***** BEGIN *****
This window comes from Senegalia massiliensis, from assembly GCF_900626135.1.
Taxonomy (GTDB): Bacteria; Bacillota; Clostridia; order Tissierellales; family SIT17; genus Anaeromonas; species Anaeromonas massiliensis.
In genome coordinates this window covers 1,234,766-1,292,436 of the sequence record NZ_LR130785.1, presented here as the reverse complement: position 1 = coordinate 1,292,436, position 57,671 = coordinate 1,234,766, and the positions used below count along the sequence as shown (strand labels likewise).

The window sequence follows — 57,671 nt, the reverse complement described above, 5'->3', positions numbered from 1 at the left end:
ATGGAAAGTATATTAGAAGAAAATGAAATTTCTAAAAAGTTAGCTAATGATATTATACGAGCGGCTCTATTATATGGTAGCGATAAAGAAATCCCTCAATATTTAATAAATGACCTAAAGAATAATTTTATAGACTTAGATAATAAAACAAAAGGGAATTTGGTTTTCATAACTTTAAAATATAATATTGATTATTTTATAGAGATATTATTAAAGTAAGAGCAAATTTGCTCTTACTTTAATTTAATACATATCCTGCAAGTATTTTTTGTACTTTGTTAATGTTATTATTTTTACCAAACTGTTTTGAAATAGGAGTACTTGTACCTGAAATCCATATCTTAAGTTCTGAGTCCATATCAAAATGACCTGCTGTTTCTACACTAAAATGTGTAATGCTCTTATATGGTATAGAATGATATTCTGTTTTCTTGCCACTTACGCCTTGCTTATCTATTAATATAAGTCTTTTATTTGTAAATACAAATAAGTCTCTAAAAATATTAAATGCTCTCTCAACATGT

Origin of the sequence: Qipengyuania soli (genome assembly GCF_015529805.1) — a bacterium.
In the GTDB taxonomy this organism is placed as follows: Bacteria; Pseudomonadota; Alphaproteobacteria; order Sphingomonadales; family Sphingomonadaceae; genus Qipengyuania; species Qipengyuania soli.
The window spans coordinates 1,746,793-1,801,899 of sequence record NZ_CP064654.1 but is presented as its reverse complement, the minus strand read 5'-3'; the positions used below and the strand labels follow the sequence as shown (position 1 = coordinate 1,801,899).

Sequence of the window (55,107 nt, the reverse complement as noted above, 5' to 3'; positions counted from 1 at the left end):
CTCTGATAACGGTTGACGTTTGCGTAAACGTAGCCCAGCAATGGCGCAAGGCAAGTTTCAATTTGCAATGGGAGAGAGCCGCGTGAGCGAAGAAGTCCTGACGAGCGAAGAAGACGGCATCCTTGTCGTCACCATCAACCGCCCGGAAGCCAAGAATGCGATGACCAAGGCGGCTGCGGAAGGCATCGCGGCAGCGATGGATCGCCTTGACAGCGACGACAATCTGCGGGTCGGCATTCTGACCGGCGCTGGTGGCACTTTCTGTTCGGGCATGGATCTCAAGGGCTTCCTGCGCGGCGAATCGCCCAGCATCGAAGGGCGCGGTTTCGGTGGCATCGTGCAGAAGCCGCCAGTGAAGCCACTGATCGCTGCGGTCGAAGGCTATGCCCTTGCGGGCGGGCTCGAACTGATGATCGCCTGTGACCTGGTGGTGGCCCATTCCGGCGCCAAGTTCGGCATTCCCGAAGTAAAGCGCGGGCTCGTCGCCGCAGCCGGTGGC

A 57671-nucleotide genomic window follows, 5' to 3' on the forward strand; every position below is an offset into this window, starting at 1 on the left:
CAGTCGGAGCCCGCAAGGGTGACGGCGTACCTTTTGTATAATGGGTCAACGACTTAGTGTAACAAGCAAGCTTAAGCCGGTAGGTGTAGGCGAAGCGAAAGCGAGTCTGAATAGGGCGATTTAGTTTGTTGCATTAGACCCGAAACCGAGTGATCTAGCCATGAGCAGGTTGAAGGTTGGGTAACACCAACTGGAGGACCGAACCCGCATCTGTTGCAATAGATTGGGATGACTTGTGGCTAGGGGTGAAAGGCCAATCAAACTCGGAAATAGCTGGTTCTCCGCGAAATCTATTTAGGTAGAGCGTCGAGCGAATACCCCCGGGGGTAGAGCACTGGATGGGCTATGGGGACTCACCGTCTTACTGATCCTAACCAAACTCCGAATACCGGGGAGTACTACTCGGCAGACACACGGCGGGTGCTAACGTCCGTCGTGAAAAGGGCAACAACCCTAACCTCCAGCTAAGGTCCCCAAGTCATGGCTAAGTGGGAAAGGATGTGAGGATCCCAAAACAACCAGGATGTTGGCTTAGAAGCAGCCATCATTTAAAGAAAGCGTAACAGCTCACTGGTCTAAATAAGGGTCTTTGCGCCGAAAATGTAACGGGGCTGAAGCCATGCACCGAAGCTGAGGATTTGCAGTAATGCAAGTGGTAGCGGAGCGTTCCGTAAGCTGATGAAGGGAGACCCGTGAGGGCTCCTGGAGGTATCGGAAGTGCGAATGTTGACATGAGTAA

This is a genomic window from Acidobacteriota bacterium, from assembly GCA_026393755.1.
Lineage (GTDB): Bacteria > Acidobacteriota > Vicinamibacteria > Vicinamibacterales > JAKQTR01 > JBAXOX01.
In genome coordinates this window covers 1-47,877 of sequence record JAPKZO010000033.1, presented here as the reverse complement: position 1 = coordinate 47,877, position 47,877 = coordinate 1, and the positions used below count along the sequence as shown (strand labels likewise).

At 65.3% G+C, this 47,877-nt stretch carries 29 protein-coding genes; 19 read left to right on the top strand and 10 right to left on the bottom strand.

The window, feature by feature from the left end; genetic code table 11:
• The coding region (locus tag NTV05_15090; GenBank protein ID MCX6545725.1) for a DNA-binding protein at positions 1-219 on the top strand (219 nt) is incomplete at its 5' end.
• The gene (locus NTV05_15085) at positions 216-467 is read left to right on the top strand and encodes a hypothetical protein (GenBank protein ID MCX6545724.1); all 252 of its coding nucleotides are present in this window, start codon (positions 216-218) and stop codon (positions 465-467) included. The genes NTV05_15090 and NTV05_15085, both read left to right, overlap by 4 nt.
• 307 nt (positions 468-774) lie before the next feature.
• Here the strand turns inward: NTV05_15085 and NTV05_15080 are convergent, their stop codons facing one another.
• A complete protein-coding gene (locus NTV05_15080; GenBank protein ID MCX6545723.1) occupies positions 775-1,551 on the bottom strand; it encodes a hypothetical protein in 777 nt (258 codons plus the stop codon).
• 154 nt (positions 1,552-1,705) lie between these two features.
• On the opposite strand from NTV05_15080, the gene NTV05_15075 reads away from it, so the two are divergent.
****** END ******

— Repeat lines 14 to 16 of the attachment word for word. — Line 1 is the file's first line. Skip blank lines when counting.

Lineage (GTDB): Bacteria > Acidobacteriota > Vicinamibacteria > Vicinamibacterales > JAKQTR01 > JBAXOX01.
In genome coordinates this window covers 1-47,877 of sequence record JAPKZO010000033.1, presented here as the reverse complement: position 1 = coordinate 47,877, position 47,877 = coordinate 1, and the positions used below count along the sequence as shown (strand labels likewise).

At 65.3% G+C, this 47,877-nt stretch carries 29 protein-coding genes; 19 read left to right on the top strand and 10 right to left on the bottom strand.